Improving Search Is there an inevitable innovator's dilemma with an advertising driven search business model?

What happens to advertising revenues when search gets better?

Last spring, I wrote a post about the conflict of interest with regard to algorithmic search results and paid search listings. This is a follow-up post, with a different spin on the same idea: that there is an "innovators dilemma" with regards to search innovation.  Better search results may in fact cannibalize ad clicks, and thus reduce expected revenues for a given query. image Here's an example case to consider - a query for: "Student Loan" In theory, a search engine dedicated to organizing the world's information should very much be able to provide valuable structured results for this term. So suppose a hotshot whiz-bang engineer comes up with an awesome way to amass and store up-to-the minute results on lenders, rates, reviews, etc. laid out in a clean, organized manner, and all based on what is most relevant to the searching party. What would be the response from the "business" side of the house that pays that engineer's salary? Here are some accumulated statistics from Google's AdWords tools for "Student Loan" and 50 recommended related terms:
CPC Weighted Average $ 14.31
U.S Monthly Search Volume 4,484,113
Percentage of queries that result in an Ad Click (my estimate!) 6%
Total Monthly Revenue $ 6,415,170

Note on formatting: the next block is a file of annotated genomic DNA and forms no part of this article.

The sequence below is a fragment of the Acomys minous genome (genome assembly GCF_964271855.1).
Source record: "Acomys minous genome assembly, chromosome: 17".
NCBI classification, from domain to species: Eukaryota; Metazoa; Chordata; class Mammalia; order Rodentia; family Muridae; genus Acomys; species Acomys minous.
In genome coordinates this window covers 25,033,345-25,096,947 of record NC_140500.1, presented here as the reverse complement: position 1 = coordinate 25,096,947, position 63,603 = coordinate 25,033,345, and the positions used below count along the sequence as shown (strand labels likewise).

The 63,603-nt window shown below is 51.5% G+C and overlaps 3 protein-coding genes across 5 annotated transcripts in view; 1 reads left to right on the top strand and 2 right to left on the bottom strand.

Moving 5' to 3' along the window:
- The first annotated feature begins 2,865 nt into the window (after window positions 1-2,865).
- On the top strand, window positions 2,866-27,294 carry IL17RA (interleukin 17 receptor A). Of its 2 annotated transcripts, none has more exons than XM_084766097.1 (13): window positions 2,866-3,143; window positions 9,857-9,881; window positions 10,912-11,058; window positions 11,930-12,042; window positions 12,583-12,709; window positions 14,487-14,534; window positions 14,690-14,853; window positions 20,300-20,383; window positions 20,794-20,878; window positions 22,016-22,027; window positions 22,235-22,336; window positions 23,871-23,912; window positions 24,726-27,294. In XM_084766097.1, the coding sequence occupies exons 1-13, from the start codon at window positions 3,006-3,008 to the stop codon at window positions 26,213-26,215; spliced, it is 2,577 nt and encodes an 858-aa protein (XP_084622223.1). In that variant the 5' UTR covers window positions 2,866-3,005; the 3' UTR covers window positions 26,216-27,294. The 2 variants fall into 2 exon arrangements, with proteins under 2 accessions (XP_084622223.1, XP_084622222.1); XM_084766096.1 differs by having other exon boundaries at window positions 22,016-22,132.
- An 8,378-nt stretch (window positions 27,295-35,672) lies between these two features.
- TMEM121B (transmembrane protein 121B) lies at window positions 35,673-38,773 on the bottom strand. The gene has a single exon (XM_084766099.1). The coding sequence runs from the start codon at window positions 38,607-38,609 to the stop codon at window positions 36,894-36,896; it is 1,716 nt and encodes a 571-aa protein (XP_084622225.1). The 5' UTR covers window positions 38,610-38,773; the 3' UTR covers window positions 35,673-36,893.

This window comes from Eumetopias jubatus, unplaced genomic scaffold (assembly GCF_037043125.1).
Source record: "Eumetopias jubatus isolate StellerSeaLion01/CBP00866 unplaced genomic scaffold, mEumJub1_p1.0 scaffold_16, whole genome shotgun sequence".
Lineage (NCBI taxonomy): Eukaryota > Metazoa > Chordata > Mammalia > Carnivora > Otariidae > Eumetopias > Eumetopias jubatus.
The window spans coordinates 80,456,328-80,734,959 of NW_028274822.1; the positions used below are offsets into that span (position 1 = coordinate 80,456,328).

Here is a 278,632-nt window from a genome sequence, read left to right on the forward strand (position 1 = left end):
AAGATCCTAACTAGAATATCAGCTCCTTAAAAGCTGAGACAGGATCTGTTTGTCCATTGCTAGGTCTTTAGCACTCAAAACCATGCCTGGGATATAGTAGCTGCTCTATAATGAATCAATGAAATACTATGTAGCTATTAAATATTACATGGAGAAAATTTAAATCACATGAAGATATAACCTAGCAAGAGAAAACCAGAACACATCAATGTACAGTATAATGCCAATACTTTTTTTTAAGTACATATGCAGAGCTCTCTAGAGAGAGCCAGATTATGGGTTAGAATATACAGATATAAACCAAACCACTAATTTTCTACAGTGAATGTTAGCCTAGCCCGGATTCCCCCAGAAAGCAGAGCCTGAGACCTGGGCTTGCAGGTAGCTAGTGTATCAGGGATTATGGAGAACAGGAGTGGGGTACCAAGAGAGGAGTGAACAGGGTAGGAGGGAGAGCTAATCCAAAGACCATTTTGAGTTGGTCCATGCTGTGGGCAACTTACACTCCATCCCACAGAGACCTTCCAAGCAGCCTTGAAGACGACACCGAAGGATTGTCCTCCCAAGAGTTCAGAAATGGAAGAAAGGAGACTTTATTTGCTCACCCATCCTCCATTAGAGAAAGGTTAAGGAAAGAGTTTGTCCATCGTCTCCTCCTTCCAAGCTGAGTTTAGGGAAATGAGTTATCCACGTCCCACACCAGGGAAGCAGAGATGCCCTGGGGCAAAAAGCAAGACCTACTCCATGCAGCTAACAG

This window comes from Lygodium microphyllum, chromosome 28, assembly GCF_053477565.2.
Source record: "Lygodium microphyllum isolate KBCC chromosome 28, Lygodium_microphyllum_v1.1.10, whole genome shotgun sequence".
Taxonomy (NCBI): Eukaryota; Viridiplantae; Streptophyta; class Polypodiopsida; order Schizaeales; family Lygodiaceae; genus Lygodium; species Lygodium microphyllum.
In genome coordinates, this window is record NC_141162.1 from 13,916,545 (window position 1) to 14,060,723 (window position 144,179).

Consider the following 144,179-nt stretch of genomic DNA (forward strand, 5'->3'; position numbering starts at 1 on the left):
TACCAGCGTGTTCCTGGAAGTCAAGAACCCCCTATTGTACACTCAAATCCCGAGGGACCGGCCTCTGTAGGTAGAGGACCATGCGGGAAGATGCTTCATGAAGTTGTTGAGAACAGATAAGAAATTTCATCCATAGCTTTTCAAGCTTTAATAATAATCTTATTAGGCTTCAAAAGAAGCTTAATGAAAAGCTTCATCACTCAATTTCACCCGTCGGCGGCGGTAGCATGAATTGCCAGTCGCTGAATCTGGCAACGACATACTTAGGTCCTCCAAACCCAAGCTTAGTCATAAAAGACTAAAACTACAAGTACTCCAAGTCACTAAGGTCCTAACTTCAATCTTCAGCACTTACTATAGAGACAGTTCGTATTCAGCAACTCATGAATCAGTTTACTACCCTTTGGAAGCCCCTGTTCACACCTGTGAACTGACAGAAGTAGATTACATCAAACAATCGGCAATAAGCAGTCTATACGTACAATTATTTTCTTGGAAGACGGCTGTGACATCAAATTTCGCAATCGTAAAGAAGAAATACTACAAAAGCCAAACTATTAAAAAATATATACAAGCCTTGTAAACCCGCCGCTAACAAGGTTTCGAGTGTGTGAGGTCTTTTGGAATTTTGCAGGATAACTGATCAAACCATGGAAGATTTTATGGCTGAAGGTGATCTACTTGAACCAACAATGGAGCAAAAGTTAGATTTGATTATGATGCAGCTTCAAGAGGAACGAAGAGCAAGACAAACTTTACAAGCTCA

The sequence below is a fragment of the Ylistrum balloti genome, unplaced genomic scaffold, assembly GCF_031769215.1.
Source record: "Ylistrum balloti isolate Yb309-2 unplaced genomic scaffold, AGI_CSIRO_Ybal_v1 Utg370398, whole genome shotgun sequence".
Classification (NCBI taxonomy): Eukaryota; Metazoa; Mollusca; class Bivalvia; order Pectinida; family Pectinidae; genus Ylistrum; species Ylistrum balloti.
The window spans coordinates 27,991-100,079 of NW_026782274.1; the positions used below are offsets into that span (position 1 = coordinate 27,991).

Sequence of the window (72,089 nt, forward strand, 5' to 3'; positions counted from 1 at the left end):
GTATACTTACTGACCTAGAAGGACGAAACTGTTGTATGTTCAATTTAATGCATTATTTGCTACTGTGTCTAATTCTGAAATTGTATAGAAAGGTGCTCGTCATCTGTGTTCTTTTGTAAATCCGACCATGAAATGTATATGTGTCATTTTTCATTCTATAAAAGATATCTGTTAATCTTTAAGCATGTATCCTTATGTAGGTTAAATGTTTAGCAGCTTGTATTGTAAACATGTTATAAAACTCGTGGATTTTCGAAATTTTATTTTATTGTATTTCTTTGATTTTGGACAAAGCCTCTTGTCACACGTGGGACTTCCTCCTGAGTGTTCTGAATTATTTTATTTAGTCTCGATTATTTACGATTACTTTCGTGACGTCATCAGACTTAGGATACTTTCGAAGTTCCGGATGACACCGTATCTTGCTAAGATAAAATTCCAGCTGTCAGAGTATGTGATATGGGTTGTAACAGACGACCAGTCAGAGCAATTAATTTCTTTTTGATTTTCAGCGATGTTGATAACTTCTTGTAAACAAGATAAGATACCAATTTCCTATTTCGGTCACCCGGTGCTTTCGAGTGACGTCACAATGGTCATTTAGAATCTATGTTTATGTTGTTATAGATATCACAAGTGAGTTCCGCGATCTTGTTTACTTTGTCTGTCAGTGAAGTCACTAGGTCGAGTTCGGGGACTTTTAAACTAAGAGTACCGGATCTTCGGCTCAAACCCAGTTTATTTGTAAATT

So - suppose this awesome new search innovation was so good that more queries were now satisfied by algorithmically generated data, and the percentage of clicks on ads falls in half to 3%. This search innovation just cost over $3 M in monthly losses. Take this example to its logical end, and the theoretically perfect search engine's ad-click rate will be 0, as the algorithm will always answer my query, and 0 x any $CPC will always be 0. There are two obvious rebuttals here: 1) Increase Price: the CPC that advertisers are willing to pay will go up. Because that price is determined by a second price auction bid stack, presumably destination sites are bidding based on the value of the arriving traffic.  It's debatable whether or not this is exogenous to organic results yielded by the search engine. But perhaps if users are still unsatisfied with the awesome improvements described above, their clicks will prove more valuable to the advertisers, and thus advertisers will be willing to pay more, and the $14.31 will go up. 2) Increase Volume: If more total people search on the site, then total number of clicks may be the same, even if a smaller percentage of people click on ads. Perhaps the search engine can grab more market share because of its (newly improved!) ability to answer queries such as "student loan." Or perhaps the entire search market will continue to grow. But, while this rationale may have been sensible over the past ten years, you can only replace margin with volume for so long, as you either reach market saturation (market won't grow) or market dominance (you own the market, and there's no more share to grab from competitors). There's more to say on this subject - in the meantime, I am hopeful, though pessimistic, that the technology press will start to think more critically about search business models -- as they like to say in mutual fund prospectuses: "past performance is not a good indicator of future success." Update, 2/13/2011: since I first wrote this post, there have been many articles written about how search all of a sudden feels broken. Most of the criticism has to do with "content farms" such as Demand Media, that produce low cost (and quality) content, do aggressive SEO, and then make money from clicks on ads when searchers arrive and find crappy content. This is arbitrage, essentially. IMHO, this is essentially the same "Innovator's Dilemma" dynamic as I describe above. Google makes money on clicks that occur at these content farm sites. By improving search relevance and not having those links listed in the organic results, they will cannibalize advertising revenue.